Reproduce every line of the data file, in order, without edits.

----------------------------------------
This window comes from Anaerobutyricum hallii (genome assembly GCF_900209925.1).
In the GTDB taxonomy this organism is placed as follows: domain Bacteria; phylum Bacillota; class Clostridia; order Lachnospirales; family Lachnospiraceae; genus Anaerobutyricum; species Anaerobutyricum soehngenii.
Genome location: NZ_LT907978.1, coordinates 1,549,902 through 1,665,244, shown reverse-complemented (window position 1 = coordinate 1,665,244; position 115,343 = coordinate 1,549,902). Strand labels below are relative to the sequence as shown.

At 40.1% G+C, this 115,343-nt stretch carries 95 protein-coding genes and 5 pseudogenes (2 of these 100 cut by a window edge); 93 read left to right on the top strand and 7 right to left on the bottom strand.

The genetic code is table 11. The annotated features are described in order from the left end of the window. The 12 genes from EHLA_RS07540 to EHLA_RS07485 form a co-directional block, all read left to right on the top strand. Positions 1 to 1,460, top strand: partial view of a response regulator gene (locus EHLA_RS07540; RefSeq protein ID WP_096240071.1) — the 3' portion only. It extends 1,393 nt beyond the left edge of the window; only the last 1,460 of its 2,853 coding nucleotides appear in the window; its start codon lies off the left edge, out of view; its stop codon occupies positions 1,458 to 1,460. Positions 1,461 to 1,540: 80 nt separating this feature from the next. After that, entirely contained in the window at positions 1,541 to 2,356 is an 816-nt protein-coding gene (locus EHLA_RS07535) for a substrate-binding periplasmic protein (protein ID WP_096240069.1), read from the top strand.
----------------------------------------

This window comes from Anaerobutyricum hallii (genome assembly GCF_900209925.1).
In the GTDB taxonomy this organism is placed as follows: domain Bacteria; phylum Bacillota; class Clostridia; order Lachnospirales; family Lachnospiraceae; genus Anaerobutyricum; species Anaerobutyricum soehngenii.
Genome location: NZ_LT907978.1, coordinates 1,549,902 through 1,665,244, shown reverse-complemented (window position 1 = coordinate 1,665,244; position 115,343 = coordinate 1,549,902). Strand labels below are relative to the sequence as shown.

At 40.1% G+C, this 115,343-nt stretch carries 95 protein-coding genes and 5 pseudogenes (2 of these 100 cut by a window edge); 93 read left to right on the top strand and 7 right to left on the bottom strand.

The genetic code is table 11. The annotated features are described in order from the left end of the window. The 12 genes from EHLA_RS07540 to EHLA_RS07485 form a co-directional block, all read left to right on the top strand. Positions 1 to 1,460, top strand: partial view of a response regulator gene (locus EHLA_RS07540; RefSeq protein ID WP_096240071.1) — the 3' portion only. It extends 1,393 nt beyond the left edge of the window; only the last 1,460 of its 2,853 coding nucleotides appear in the window; its start codon lies off the left edge, out of view; its stop codon occupies positions 1,458 to 1,460. Positions 1,461 to 1,540: 80 nt separating this feature from the next. After that, entirely contained in the window at positions 1,541 to 2,356 is an 816-nt protein-coding gene (locus EHLA_RS07535) for a substrate-binding periplasmic protein (protein ID WP_096240069.1), read from the top strand.